You Learn By Living: Eleven Keys for a More Fulfilling Life

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Harper Collins, Apr 26, 2011 - Self-Help - 224 pages

From one of the world’s most celebrated and admired public figures, a wise and intimate book on how to get the most of out life.

Courage is more exhilarating than fear and in the long run it is easier. We do not have to become heroes overnight. Just a step at a time, meeting each new thing that comes up, seeing it is not as dreadful as it appeared, discovering we have the strength to stare it down.

One of the most beloved figures of the twentieth century, First Lady Eleanor Roosevelt remains a role model for a life well lived. At the age of seventy-six, Roosevelt penned this simple guide to living a fuller life—a powerful volume of enduring commonsense ideas and heartfelt values. Offering her own philosophy on living, she takes readers on a path to compassion, confidence, maturity, civic stewardship, and more. Her keys to a fulfilling life?

Learning to Learn • Fear—the Great Enemy • The Uses of Time • The Difficult Art of Maturity • Readjustment is Endless • Learning to Be Useful• The Right to Be an Individual • How to Get the Best Out of People •Facing Responsibility • How Everyone Can Take Part in Politics • Learning to Be a Public Servant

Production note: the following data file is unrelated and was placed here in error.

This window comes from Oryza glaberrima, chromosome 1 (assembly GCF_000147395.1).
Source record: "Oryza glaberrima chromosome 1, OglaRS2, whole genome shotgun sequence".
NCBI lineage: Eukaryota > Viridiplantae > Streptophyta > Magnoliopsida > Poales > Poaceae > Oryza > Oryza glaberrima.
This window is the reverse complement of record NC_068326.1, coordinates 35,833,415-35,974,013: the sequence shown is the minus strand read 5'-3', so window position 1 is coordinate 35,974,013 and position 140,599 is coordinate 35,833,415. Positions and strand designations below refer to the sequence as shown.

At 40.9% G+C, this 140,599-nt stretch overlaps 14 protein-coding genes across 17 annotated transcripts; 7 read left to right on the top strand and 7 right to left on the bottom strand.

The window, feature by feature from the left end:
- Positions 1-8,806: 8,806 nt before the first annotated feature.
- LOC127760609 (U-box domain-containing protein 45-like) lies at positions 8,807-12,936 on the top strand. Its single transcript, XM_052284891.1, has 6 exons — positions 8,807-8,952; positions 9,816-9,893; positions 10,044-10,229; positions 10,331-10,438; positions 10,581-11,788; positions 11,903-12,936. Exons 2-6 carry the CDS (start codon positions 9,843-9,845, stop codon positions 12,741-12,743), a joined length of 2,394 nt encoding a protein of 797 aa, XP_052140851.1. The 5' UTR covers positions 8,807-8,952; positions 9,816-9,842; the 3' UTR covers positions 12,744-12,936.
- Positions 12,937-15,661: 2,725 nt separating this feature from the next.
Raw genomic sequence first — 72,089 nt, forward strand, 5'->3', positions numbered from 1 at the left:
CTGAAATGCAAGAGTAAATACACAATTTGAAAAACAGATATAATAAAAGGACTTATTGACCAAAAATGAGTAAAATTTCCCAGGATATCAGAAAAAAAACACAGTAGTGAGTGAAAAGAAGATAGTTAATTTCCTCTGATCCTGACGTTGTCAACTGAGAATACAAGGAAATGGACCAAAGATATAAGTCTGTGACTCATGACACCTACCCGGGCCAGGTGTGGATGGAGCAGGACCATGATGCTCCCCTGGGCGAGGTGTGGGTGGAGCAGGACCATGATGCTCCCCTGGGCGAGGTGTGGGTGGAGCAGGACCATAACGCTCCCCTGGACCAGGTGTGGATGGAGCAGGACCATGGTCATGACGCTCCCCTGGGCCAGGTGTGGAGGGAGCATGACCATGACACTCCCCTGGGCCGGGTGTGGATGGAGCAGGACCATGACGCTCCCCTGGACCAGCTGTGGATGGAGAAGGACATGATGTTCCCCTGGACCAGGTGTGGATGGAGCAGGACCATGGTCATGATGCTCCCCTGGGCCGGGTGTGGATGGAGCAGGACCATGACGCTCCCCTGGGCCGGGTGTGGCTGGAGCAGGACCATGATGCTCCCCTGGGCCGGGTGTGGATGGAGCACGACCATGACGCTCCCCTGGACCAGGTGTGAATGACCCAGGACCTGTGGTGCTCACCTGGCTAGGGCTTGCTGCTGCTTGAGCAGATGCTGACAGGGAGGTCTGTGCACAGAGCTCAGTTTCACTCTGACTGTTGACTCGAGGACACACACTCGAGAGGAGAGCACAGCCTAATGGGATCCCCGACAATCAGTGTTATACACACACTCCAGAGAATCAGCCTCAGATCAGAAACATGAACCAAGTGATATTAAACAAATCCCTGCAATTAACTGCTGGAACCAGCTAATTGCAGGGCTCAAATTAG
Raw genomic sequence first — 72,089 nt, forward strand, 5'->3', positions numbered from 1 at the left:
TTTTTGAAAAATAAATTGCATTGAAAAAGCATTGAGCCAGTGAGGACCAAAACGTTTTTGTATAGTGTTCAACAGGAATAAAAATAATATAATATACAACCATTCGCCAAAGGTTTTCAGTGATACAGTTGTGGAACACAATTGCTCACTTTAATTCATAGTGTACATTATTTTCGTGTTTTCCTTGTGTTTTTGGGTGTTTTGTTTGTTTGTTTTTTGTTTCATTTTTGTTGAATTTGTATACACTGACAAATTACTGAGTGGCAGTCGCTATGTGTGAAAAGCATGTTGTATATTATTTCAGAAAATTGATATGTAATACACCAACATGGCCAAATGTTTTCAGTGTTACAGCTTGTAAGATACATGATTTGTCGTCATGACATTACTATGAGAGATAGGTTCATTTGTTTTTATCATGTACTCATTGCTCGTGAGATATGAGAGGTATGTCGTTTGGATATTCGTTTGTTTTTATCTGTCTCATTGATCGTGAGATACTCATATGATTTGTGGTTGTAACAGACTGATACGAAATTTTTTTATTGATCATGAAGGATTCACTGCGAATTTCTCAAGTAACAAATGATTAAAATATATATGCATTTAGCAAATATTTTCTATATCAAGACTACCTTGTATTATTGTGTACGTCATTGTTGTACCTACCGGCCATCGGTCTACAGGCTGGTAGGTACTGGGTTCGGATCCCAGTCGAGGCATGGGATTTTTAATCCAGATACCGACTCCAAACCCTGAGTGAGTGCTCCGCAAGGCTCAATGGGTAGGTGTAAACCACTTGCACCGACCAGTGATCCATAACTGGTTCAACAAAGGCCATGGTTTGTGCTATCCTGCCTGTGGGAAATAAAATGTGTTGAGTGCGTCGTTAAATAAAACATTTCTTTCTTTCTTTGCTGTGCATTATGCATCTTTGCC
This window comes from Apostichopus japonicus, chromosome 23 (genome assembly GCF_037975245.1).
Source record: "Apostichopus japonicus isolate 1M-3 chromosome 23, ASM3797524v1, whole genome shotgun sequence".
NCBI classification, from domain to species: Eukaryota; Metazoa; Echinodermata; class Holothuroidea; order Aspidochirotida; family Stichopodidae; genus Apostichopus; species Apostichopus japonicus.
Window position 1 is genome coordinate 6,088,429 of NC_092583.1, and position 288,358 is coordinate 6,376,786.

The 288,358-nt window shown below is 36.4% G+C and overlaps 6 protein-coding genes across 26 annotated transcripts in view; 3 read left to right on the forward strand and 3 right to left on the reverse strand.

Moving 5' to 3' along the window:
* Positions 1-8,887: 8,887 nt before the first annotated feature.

A crucial precursor to better-living guides like Mark Nepo’s The Book of Awakening or Robert Pirsig’s Zen and the Art of Motorcycle Maintenance, as well as political memoirs such as John F. Kennedy’s Profiles in Courage, the First Lady’s illuminating manual is a window into Eleanor Roosevelt herself and a trove of timeless wisdom that resonates in any era.

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If only we had people who cared like this lady did she was beautiful human. Read full review

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About the author (2011)

Anna Eleanor Roosevelt was born in New York City on October 11, 1884. She married Franklin Delano Roosevelt on March 17, 1905, and was the mother of six children. She became First Lady on March 4, 1933, and went on to serve as Delegate to the United Nations General Assembly and Representative to the Commission on Human Rights under Harry S. Truman, and chairwoman of the Presidential Commission on the Status of Women under John F. Kennedy. She died on November 7, 1962, at the age of seventy-eight.

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